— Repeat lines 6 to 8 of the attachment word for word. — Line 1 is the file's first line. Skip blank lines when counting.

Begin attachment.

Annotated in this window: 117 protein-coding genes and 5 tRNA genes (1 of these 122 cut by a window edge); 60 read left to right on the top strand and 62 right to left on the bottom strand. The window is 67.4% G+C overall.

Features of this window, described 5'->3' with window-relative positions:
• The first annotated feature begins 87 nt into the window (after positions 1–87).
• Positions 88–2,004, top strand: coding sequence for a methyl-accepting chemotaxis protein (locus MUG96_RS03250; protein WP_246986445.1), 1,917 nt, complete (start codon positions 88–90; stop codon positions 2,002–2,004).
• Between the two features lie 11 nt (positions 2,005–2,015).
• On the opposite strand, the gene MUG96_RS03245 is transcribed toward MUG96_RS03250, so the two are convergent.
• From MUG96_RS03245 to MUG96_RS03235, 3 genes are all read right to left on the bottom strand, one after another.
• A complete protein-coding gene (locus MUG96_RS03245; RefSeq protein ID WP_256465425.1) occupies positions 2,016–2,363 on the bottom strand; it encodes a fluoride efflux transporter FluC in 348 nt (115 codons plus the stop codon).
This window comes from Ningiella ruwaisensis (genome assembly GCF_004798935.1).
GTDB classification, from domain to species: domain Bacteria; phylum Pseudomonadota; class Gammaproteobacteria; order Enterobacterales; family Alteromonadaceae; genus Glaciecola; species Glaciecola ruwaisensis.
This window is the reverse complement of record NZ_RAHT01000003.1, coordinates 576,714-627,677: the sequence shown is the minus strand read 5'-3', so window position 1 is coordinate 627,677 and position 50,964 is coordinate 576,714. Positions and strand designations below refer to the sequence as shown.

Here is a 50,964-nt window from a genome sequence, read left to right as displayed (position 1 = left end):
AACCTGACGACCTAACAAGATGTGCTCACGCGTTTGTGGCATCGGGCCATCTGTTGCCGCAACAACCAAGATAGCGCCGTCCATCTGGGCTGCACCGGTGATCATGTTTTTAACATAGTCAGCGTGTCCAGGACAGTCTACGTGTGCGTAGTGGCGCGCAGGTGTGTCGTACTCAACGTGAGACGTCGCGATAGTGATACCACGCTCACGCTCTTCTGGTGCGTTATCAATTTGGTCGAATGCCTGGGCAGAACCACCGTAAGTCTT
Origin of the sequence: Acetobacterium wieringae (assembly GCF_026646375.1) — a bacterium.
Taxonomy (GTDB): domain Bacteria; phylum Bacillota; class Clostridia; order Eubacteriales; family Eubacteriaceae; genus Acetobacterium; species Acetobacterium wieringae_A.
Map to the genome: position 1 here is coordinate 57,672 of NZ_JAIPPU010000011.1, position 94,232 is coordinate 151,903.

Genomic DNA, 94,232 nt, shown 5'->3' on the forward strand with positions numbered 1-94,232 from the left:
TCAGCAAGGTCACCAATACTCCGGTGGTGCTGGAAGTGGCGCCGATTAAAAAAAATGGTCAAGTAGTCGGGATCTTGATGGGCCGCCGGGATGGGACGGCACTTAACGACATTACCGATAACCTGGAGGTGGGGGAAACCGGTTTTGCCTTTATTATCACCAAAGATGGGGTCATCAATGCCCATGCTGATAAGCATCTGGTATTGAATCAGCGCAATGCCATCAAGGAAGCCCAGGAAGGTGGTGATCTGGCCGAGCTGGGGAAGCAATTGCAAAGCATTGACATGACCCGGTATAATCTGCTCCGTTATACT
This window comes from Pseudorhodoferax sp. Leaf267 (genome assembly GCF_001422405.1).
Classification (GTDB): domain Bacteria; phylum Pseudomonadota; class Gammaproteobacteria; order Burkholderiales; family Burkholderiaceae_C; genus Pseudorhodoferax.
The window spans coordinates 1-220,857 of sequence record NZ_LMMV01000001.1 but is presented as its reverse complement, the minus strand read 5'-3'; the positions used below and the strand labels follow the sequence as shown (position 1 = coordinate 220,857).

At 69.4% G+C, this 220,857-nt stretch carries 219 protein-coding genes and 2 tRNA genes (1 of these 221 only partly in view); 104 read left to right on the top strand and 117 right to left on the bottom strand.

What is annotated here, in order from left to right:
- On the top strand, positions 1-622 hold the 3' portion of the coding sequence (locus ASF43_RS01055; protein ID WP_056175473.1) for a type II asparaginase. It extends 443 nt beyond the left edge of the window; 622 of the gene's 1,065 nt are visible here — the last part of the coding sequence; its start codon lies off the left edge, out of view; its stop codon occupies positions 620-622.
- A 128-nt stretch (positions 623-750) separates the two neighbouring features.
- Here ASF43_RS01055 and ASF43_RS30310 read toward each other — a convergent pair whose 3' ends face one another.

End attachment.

• On the opposite strand, the gene MUG96_RS03245 is transcribed toward MUG96_RS03250, so the two are convergent.
• From MUG96_RS03245 to MUG96_RS03235, 3 genes are all read right to left on the bottom strand, one after another.
• A complete protein-coding gene (locus MUG96_RS03245; RefSeq protein ID WP_256465425.1) occupies positions 2,016–2,363 on the bottom strand; it encodes a fluoride efflux transporter FluC in 348 nt (115 codons plus the stop codon).